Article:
Have you ever wondered how much can you tow without trailer brakes? Look no more. We´ve got you covered.
While light trailers can often be operated without any sort of independent braking system in place, as you start to get into the larger trailers, in particular mobile homes, it is likely that you will need to have some sort of independent braking system available.
So, how much can you tow without trailer brakes? The amount that you can tow without trailer brakes will actually vary from state to state. However, on average you can expect from 1,500lbs in California up to 5,000lbs in Alaska.
Many other factors will determine the amount that you can tow without trailer brakes. Here below you can find the most common:
- Pull weight
- Weight Of Your Vehicle
- Age of trailer
- Speed vehicle is traveling at
- Items Being Hauled
- Hitch Type
- Number of Wheels
What is the purpose of having trailer brakes?
Trailer brakes help to ensure that you have full control over the trailer that you are pulling. This means that you have to worry less about it swinging from side to side which can, of course, cause a danger for the other road users.
Trailer brakes work in sync with your standard vehicle brakes. This means that if your vehicle brakes, the trailer will be braking at exactly the same time.
This means that you do not have to worry about the trailer crashing into the back of the vehicle if your vehicle stops suddenly. Obviously, that is the last thing that you want if you are towing a heavy load.
Trailer brakes can also help if your trailer manages to pull free from the vehicle. Obviously, that will still cause a ton of issues, but the trailer brakes should still help to keep the damage to the minimum.
Read also: What Is The Average Cost To Install Trailer Brake Controller – (Facts & Numbers)
How much can you tow without trailer brakes?
In theory, you could tow up to the maximum weight of your vehicle without independent trailer brakes. It wouldn’t be the most sensible decision in the world. It is neither legal nor safe, but it is possible.
The amount that you can tow will actually vary from state to state (we will give a few examples shortly). This means that you will need to look into your state’s legislation to find out exactly what is expected of you.
Remember, if you are traveling from state to state, you will have to consider the rules of the state that you are entering. So, while the rules of one state may be more relaxed, if you are traveling to a state with stricter rules, then your trailer brakes will have to conform to those stricter rules.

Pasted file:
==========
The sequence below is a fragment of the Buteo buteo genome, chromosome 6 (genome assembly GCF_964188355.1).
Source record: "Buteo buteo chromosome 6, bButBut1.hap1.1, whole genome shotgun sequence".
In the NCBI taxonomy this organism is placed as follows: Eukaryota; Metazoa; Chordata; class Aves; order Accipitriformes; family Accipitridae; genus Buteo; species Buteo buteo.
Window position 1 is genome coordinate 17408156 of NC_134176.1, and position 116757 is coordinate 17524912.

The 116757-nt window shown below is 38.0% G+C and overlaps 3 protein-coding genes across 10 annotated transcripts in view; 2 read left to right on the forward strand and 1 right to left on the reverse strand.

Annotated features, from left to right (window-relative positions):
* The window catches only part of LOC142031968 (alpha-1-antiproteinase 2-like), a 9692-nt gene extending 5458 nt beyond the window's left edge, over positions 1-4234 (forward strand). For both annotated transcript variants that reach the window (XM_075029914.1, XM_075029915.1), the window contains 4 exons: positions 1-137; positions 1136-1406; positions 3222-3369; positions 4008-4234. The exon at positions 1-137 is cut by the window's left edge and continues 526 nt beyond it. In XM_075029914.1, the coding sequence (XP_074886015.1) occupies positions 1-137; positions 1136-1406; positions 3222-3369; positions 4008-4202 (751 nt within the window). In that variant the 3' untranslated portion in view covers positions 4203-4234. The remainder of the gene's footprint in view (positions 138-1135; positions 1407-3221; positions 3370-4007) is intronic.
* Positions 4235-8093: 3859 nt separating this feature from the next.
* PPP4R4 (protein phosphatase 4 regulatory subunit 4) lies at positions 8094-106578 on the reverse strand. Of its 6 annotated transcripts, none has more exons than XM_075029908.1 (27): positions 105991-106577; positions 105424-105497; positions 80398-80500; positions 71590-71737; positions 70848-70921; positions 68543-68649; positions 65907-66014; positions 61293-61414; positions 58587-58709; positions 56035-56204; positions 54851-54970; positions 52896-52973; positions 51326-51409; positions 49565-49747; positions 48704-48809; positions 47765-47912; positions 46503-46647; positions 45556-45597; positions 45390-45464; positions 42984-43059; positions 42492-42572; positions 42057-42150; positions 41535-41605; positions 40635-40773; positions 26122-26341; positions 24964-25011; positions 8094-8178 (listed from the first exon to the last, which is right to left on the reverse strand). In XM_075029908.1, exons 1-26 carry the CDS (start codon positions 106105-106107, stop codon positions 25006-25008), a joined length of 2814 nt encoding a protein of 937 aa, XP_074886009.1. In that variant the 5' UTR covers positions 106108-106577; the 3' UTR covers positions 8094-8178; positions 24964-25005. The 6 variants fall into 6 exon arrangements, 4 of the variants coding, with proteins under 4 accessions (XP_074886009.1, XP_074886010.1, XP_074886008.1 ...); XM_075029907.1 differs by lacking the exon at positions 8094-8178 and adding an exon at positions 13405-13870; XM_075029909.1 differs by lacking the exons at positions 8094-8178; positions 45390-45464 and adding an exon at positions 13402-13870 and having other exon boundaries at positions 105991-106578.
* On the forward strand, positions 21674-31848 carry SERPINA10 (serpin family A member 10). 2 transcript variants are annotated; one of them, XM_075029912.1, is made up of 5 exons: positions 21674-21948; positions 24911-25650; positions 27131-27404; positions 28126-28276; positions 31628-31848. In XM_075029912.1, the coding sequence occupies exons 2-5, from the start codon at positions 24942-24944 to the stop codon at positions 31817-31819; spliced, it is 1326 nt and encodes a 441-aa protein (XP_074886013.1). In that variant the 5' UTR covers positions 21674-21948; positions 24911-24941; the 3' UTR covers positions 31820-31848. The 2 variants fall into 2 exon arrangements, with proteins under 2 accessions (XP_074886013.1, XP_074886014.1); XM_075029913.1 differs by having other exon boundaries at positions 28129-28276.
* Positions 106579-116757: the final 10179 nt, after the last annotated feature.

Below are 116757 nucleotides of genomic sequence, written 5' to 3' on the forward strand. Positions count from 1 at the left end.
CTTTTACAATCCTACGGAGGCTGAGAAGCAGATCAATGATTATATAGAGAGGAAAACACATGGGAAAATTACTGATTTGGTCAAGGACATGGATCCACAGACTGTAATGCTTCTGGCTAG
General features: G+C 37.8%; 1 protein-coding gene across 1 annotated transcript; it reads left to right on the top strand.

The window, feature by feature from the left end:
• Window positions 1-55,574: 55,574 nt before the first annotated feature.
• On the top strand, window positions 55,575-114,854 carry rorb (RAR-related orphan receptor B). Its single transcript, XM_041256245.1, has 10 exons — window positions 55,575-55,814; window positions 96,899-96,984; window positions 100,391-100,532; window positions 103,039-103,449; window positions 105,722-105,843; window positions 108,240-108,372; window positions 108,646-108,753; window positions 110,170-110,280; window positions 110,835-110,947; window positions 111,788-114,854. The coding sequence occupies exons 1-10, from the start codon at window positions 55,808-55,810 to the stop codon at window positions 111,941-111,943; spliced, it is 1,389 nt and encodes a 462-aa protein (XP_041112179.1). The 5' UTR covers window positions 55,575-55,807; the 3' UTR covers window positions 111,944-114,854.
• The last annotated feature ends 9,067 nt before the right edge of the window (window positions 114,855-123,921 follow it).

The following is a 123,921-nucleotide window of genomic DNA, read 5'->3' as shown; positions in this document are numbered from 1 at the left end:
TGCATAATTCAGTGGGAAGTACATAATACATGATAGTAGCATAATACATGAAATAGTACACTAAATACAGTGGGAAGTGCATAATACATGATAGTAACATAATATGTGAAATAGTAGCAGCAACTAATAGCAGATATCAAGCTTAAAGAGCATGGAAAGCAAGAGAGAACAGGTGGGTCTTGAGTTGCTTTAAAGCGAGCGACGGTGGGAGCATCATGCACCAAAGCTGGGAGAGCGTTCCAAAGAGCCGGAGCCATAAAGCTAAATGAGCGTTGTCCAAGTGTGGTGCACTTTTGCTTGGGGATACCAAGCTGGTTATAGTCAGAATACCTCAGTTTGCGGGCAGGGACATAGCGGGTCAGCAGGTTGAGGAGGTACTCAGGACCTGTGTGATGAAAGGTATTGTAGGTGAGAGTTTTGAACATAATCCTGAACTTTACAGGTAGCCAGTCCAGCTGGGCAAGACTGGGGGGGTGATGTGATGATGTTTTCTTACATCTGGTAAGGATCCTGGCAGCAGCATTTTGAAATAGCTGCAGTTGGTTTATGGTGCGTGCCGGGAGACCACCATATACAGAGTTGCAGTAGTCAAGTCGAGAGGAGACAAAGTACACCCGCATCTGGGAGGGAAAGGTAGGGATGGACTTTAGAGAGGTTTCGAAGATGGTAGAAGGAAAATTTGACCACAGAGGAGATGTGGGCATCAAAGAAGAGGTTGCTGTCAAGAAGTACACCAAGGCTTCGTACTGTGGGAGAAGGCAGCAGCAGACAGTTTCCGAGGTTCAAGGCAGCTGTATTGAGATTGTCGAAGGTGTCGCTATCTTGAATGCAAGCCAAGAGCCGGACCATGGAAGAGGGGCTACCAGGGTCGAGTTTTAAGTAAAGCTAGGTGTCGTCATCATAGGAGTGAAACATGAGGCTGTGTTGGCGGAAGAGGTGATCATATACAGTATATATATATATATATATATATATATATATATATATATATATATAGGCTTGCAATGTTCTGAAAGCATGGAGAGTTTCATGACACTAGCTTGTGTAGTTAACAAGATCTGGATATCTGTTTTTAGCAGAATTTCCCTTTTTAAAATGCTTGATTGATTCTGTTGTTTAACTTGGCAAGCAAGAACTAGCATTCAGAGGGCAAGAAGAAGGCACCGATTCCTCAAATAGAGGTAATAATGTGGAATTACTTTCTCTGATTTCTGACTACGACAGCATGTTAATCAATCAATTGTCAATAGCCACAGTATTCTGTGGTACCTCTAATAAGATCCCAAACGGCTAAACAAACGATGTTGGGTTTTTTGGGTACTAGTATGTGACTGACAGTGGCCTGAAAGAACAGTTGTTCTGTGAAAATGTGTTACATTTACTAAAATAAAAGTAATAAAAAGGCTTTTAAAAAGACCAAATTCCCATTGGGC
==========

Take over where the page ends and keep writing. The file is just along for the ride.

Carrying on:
In our opinion, you should always have trailer brakes anyway. They are not that expensive to have installed and, to be honest with you, the whole driving experienced will be a lot safer.
If you always have trailer brakes installed, then you won’t have to worry about the rules in various states too.
In the next couple of sections, we want to go through a few of the factors that will dictate whether you need brakes for the trailer or not.
Remember, the rules will vary depending on the state that you are in. Not all states will consider all of these factors. Some will actually just have a weight limit for driving without brakes.
Read also: Can I Tow A Trailer With Electric Brakes Without A Brake Controller?
In almost all cases, pull weight will be the deciding factor as to whether you need to have brakes installed or not. The rules between the various states can vary quite wildly here too.
👉 Take Alaska, for instance. You can pull up to 5,000lbs without having an independent braking system for your trailer installed.
👉 If you were driving through Arizona, then this may be as low as 3,000lbs. In California, in some instances, you will have to have at least a couple of brakes on the wheels if the vehicle weighs over 1,500lbs.
It is this weight issue that means that we really do suggest that you have an independent braking system in place at all times.
It will give you a little bit of leeway if you want to load up the trailer with various pieces of equipment.
Towing weight – capacity – 10 Popular Vehicle Models
In the table below you can find the towing weight or maximal towing capacity of 10 popular vehicle models:
|Vehicle Model and Type||Average Towing Weight / Capacity Max. (lbs)|